Fermenting Futures is a project by artists Alex May and Anna Dumitriu which traverses BioArt, synthetic biology, digital technologies, sculpture, craft and installation and explores the significance of yeast biotechnology from a cultural perspective and seeks to engage arts audiences in the history and future of this important but under-recognised field. The project is created in collaboration with the Institute of Microbiology and Microbial Biotechnology at BOKU – Universität für Bodenkultur in Vienna.
- Ars Electronica 2020: Alex May artworks and videos - September 3, 2020Alex May has works featured in Ars Electronica 2020 gardens, including Fermenting Futures, Acquired Immunity, and ArchaeaBot at KONTEJNER
About Fermenting Futures
Yeast is a workhorse of biotechnology nowadays and used at the heart of synthetic biology research for outcomes as diverse as food production, beer and wine production, vaccine manufacture, plastic production and carbon capture. From ancient times it has been integral to human life and some historians even believe that the ability of one yeast to ferment alcohol led to the development of human settlements, as people needed to stay near and farm their crops to make beer.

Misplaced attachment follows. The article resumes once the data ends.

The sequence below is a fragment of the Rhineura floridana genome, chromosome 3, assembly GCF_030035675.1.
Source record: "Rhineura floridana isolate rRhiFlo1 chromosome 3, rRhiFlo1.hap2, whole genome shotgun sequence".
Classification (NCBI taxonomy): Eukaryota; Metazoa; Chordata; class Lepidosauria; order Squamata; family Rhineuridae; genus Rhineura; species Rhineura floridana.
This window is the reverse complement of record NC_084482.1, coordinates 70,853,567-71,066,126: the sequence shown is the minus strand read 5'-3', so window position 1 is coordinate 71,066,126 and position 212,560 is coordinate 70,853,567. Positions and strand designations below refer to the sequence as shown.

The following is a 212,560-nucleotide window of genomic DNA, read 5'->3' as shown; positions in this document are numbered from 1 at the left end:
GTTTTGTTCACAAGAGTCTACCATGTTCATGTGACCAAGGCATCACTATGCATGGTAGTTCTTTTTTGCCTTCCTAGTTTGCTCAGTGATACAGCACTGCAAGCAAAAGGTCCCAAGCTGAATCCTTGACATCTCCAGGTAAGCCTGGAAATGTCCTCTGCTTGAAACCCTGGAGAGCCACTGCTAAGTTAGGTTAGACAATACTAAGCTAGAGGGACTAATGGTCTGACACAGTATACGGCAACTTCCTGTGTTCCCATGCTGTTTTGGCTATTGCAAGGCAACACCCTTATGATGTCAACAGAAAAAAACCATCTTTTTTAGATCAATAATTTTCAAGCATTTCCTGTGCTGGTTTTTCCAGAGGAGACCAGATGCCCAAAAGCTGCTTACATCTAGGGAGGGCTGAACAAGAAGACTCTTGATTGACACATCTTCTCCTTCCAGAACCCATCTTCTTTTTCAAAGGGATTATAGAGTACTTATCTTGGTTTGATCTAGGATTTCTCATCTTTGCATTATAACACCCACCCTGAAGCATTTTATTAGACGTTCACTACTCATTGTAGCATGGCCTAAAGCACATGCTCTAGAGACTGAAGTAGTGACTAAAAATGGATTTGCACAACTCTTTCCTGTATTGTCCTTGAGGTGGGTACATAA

A key work in the series both explores and physically contains a biotechnologically created yeast that can capture carbon in the atmosphere transformed to create biodegradable plastic for 3D printing. This work brings together various areas of yeast research and points towards efforts in biotechnology to mitigate issues or climate change and plastic pollution. The artists are working with yeast called Pichia pastoris, originally found in the sap of a chestnut tree, which is the subject of focussed research to capture carbon in the atmosphere. Scientists in the lab have used genetic modification techniques and directed evolution (where the yeast is exposed to certain conditions and becomes slowly more tolerant of them) to create a yeast capable of capturing carbon and producing animal feed with it. Other researchers in the team are working with another species of yeast called Saccharomyces cerevisiae using similar techniques in order to make it produce large quantities of lactic acid in order to make PLA (3D printing plastic filament) which in its unadulterated form is rapidly biodegradable in composting.
Fermenting Futures is supported by the Federal Ministry for Digital and Economic Affairs (BMDW), the Federal Ministry for Climate Action, Environment, Energy, Motility, Innovation and Technology (BMK), the Styrian Business Promotion Agency SFG, the Standortagentur Tirol, Government of Lower Austria and Vienna Business Agency through the COMET-Funding Program managed by the Austrian Research Promotion Agency FFG. The funding agencies had no influence on the conduct of this work.